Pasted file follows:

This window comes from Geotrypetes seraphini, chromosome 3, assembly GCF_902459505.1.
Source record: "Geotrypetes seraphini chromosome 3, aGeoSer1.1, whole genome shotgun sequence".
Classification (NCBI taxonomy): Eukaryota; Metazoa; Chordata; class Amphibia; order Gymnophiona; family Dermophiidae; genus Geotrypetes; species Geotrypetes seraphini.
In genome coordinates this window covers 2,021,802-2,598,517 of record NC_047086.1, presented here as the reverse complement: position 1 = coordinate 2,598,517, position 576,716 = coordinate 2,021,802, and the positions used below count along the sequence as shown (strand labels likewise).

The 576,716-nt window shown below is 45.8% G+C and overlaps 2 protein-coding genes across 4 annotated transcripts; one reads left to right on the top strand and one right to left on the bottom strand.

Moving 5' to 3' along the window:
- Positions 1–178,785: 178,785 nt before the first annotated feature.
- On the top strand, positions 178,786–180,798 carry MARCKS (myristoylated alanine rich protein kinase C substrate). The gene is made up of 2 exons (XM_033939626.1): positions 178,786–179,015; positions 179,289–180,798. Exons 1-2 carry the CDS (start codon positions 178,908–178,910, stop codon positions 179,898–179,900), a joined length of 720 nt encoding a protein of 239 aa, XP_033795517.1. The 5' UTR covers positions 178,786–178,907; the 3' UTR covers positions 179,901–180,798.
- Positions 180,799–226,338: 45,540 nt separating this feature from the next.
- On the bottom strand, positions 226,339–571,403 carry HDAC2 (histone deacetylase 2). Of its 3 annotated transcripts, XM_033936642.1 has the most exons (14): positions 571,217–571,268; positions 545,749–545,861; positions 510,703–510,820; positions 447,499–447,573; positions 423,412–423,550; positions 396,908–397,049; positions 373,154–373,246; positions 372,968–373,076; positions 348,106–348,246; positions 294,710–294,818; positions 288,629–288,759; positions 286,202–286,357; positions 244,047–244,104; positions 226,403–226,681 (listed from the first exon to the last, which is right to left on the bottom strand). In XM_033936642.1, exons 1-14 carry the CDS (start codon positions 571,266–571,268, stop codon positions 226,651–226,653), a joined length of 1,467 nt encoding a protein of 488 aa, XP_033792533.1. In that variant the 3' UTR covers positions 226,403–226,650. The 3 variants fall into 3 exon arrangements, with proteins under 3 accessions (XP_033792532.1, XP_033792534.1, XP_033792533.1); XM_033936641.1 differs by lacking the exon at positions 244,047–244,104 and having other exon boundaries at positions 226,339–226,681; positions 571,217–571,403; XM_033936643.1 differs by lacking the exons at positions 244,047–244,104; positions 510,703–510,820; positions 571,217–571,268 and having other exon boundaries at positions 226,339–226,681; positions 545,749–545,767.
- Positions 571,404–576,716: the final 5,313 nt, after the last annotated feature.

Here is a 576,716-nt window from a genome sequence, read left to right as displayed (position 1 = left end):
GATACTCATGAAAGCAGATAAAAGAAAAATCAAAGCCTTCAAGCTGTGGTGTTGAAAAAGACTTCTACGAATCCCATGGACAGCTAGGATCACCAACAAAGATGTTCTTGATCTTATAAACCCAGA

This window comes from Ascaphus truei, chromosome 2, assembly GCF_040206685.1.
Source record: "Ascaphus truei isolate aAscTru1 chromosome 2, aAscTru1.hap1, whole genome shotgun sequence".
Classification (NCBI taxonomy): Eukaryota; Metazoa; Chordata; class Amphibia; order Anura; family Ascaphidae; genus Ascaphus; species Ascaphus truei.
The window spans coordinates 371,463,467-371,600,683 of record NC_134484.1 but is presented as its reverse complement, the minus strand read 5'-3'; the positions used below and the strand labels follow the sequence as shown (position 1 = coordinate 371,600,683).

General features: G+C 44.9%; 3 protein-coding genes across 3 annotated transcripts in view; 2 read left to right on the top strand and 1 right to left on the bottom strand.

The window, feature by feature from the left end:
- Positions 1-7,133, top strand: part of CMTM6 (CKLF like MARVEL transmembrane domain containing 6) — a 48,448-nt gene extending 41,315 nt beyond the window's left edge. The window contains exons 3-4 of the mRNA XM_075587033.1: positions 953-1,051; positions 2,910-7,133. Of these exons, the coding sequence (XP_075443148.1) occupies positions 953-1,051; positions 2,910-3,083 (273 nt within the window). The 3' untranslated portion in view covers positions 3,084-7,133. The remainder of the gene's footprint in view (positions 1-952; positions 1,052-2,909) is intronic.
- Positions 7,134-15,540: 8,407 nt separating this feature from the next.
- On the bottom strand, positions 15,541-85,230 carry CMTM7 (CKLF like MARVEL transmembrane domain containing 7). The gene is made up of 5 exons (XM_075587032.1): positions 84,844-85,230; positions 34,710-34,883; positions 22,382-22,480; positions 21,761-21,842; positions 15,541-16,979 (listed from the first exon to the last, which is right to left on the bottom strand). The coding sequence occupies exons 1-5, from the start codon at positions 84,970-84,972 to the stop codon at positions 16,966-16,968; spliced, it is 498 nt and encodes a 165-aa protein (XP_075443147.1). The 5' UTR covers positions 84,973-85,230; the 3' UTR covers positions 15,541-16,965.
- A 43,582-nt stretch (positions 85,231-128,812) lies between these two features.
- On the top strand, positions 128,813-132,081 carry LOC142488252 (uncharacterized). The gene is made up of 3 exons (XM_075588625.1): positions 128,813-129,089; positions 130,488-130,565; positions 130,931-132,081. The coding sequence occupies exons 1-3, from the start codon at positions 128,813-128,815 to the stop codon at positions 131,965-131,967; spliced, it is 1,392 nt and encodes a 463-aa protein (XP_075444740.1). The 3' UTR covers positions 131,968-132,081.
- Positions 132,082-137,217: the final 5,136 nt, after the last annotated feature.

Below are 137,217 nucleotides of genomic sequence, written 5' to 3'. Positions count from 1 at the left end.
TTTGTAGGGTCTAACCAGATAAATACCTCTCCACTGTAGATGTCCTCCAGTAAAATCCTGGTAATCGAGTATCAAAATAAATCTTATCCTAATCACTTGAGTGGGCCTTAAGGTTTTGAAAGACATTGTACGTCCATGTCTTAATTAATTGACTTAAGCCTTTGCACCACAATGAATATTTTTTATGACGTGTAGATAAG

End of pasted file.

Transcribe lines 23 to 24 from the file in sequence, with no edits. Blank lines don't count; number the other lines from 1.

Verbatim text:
- A 43,582-nt stretch (positions 85,231-128,812) lies between these two features.
- On the top strand, positions 128,813-132,081 carry LOC142488252 (uncharacterized). The gene is made up of 3 exons (XM_075588625.1): positions 128,813-129,089; positions 130,488-130,565; positions 130,931-132,081. The coding sequence occupies exons 1-3, from the start codon at positions 128,813-128,815 to the stop codon at positions 131,965-131,967; spliced, it is 1,392 nt and encodes a 463-aa protein (XP_075444740.1). The 3' UTR covers positions 131,968-132,081.